Start a Fall Garden
Short-season, cool-weather loving vegetables like lettuce, radishes, carrots, and kale will still grow if planted now. Plant them in the ground, under a greenhouse covering, or in pots or a planter. It's best to put them in a wide window planter or some container that can be moved. This way, if an unexpected snowstorm or frost hovers on the horizon, they can easily be brought indoors.
Let the kids pick the seeds and tend the sprouts. It's an incredible educational experience to watch a seed grow up from the soil. Kids get very attached to their little seedling and will take immense pride in providing food for the dinner table. Plus, more fresh veggies for the family is always a good thing!
Document Your Garden
Children love technology, and nothing will be more fun than taking pictures of all your plants and the progress the garden makes. With a watchful eye, let your children use a camera (or your cell phone) to document all the tasks -- the steps they took to plant new seeds, the growth of the seedlings, how to collect and preserve seeds, and the process of making seed bombs. These pictures can be used to create scrapbooks, instructional booklets, or just be a reminder of fun times in the garden.
Collect & Preserve Leaves and Flowers
Promise the kids you'll show them how to preserve their favorite leaf finds AFTER they help to rake and pile up the leaves. Challenge them to find five different colored leaves to keep their attention and focus. Or, find one with an insect hole drilled perfectly through it. Can they find leaves with three lobes, four lobes, and five lobes?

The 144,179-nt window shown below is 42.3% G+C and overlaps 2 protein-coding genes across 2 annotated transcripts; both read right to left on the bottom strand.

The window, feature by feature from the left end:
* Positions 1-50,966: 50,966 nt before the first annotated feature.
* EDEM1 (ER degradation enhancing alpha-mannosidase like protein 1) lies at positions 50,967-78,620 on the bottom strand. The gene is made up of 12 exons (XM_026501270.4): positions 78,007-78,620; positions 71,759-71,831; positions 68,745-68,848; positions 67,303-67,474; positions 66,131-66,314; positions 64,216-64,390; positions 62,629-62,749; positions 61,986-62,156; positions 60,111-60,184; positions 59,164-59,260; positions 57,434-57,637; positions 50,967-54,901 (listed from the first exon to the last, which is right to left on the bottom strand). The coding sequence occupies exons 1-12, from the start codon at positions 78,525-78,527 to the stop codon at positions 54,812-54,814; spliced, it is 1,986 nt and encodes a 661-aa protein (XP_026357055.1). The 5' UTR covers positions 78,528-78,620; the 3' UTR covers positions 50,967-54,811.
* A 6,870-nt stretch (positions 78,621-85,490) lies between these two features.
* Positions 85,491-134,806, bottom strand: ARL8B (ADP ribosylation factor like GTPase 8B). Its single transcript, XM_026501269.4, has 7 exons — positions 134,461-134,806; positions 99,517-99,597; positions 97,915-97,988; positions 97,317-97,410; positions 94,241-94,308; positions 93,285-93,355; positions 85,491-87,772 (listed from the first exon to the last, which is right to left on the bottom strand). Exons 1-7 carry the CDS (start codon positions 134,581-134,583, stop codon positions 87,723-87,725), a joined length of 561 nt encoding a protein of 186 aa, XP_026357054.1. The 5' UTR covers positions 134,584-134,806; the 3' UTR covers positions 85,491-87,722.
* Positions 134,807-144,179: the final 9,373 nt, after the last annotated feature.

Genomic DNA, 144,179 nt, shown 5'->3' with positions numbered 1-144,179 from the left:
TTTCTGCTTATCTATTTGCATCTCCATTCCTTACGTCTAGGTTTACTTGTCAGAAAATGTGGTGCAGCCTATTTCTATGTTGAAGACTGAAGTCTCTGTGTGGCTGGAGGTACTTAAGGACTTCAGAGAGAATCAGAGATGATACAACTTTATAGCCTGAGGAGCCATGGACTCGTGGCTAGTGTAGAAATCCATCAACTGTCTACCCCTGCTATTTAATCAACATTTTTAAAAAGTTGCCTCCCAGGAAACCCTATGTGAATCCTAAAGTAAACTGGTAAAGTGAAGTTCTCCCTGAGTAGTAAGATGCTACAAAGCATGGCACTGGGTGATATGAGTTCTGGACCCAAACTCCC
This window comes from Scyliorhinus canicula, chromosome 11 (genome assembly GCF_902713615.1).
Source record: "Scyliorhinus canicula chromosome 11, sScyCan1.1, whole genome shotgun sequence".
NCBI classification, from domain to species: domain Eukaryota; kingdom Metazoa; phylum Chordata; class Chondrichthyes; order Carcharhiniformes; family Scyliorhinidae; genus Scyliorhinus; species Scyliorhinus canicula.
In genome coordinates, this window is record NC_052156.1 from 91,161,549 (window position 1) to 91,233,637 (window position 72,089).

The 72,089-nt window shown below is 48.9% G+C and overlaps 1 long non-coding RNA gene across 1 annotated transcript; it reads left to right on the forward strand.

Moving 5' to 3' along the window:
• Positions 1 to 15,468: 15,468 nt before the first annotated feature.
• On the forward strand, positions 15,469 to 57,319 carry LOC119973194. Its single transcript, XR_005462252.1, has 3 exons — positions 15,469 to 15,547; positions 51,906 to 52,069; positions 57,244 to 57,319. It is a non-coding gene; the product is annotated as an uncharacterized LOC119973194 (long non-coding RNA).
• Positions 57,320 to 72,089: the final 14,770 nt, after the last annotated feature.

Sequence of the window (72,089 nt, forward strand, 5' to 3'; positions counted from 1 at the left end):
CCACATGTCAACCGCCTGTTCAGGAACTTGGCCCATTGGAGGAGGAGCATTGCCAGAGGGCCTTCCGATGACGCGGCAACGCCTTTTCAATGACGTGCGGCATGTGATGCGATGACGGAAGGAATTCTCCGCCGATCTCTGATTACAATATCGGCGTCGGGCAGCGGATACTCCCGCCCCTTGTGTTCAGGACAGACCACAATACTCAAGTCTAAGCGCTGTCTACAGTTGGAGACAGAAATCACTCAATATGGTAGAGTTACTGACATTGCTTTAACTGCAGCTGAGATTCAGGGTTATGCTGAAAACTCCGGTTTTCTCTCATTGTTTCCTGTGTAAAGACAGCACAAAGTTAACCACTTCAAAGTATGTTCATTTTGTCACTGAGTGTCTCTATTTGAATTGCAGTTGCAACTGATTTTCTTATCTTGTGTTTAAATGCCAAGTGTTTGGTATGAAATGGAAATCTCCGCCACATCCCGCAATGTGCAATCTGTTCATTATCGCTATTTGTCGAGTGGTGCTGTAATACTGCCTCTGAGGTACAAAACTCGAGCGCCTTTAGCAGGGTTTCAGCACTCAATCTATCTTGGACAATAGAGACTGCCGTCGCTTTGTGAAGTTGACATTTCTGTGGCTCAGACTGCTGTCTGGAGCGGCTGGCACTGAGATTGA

Leaves and flowers can be preserved with wax or pressed and dried, then displayed in a glass wall-hanging.
Of course, this only works if you planted pumpkins. Please don't go gathering pumpkins from random gardens! Pumpkins like to hide under leaves and beneath long vines. Send the kids searching for them like a treasure hunt.
Fill Up The Compost Bin
Make a game of it. Open the top of the bin and throw in garden debris, old veggies, and leaves. See if they can run by and throw it in at the same time. Or, test their accuracy and see how far they can stand from the compost bin and make a hole in one. Give them points, turn it into a competition, and soon the garden will be cleared better ever.
Create A Leaf Maze
More fun with leaves! After they're all raked up, create a meditation path or leaf maze through them. This is especially fun if you've got a lot of leaves! After the kids have walked the maze, employ them in transferring all the leaves to the garden for mulch.
Start Planning For Next YearThe best way to gets kids involved and interested in gardening is to involve them in the planning process. Ask them what they liked growing. What do they want to grow next year? Peruse seed catalogs, and ask them to pick out their favorites.
The dreaded fall garden clean-up doesn't have to be so awful. Get the kids involved and see if you don't all have more fun getting these chores done.